Absolutely beautiful! I am preparing myself for homeschooling my soon to be four year old boy and five year old girl and your post is just what I needed to read. Going to share on Facebook with family and friends as I keep getting the worrisome looks and statements about not putting them in public or private school. I truly believe they will learn everything they need to know to be successful at whatever path(s) they choose in life.

September 14, 2017 at 1:12 am

Just beautiful! I have a 17 year old son and a 15 year old daughter. We have homeschooled from the beginning and unschooled for the past few years. Your blog is a breath of fresh air and everything I read here resonates with what I know to be true inside. Your emphasis on trust is the key 🙂 Thank you for sharing your wisdom and insight! <3

September 14, 2017 at 9:11 am

This is beautiful.. thank u so much for putting this together so wonderfully … answered all my questions and cleared my doubts.thank uuuuuu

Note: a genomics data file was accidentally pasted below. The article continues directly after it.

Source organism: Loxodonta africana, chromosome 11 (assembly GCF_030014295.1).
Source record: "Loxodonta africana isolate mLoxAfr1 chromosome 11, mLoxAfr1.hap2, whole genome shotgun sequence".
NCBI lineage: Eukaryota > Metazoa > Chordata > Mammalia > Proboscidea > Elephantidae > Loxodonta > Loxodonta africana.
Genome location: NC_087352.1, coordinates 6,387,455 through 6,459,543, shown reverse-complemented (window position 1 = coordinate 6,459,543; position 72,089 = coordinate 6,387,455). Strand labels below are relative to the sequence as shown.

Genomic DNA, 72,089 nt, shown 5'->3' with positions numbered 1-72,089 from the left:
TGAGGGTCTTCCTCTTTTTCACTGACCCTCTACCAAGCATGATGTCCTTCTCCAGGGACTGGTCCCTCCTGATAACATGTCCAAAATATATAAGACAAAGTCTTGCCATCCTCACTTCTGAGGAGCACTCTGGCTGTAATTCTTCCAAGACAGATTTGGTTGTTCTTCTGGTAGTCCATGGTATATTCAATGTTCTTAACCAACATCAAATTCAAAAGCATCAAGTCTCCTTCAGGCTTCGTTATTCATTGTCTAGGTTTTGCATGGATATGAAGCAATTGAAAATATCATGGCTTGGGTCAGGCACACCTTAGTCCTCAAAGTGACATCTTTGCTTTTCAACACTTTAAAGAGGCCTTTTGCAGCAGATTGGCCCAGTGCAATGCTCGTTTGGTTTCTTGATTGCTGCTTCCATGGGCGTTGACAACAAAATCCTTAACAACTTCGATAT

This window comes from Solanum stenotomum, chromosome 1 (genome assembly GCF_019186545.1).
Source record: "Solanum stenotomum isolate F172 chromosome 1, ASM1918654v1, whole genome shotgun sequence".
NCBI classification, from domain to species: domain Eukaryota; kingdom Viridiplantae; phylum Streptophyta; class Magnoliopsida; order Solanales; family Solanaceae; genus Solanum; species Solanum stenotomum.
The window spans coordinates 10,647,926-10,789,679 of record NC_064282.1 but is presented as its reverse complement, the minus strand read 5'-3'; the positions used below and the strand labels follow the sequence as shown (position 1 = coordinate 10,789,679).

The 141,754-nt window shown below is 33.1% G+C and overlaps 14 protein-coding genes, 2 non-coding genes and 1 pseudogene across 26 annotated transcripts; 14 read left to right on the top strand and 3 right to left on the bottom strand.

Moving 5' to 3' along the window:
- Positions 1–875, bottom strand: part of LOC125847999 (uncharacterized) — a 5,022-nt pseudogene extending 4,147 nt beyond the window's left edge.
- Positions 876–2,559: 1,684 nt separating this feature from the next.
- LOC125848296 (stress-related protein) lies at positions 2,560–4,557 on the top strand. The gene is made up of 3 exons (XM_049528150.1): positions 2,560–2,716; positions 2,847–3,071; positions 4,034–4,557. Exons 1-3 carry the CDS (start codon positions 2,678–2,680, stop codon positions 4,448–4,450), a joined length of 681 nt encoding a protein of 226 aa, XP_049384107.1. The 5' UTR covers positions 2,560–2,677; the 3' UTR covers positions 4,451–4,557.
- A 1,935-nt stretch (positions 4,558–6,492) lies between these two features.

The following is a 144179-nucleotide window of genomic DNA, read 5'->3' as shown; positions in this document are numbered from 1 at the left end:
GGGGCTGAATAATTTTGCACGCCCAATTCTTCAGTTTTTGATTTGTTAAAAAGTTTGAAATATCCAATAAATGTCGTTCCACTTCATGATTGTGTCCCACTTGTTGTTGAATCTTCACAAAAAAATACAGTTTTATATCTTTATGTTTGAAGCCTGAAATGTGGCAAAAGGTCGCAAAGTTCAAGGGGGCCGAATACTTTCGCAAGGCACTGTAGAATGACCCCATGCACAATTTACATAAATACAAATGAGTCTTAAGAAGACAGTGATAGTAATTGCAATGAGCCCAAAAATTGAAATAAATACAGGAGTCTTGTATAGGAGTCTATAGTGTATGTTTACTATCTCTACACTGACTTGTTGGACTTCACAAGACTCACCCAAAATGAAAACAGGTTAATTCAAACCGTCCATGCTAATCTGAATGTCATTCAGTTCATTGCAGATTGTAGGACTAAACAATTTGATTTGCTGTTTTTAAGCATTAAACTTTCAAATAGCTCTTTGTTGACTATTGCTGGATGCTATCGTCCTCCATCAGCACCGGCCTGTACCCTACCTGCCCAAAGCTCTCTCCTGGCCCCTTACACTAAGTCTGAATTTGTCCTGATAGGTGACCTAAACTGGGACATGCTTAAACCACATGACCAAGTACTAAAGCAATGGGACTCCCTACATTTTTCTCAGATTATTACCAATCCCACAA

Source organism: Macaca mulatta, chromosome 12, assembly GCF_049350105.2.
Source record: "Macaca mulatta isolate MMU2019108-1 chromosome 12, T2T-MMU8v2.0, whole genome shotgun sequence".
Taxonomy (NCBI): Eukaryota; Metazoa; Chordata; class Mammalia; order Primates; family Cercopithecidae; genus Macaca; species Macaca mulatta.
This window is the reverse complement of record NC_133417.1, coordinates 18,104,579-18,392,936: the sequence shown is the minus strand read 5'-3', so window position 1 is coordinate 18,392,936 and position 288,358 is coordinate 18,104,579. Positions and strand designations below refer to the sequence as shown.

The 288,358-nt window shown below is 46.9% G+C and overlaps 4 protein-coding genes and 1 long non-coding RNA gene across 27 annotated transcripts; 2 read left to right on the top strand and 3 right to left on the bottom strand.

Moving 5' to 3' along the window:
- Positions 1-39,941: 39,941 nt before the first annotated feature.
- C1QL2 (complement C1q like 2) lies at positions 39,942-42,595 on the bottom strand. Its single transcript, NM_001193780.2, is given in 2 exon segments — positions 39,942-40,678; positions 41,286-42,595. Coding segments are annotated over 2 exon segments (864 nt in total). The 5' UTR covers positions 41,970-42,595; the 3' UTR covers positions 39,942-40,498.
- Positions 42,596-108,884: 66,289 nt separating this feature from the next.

September 14, 2017 at 2:52 pm

Just beginning our homelearning journey with my five year old daughter. So very excited at the unlimited possibilities and freedom to choose outside the normal. I have so enjoyed finding and reading your blog posts and feeling that the window into your family’s un schooling life makes it feel so doable for me. This post summed it all up so well.

October 28, 2017 at 12:41 am

I’m a veteran homeschooling mom whose youngest is now in college. Since I happened to be an experienced educator who still worked part-time in a school and as a private tutor, people often gave me a “pass”.
“Oh, well you are a real teacher. I could never do that.” But once my daughter reached high school age, the question changed to: “But how do you teach her calculus or chemestry?” The answer: I don’t. If my daughter wants to learn something I cannot “teach”, then I help her find a way to learn it–whether that’s a mentor, community college course, tutor, online class, or independent study. So I’d add to your list: resourcefulness.

January 17, 2018 at 11:30 pm

Homeschooling is a serious task that takes a lot of preplanning and hard work.

Leonel Schouweiler
February 22, 2018 at 9:20 am

The community has had many alternatives to study the varied packages and
offer feedback on which of them would be most applicable for Seattle Public School college students . Our mission is to assist teachers involved with mathematics from nursery to tertiary.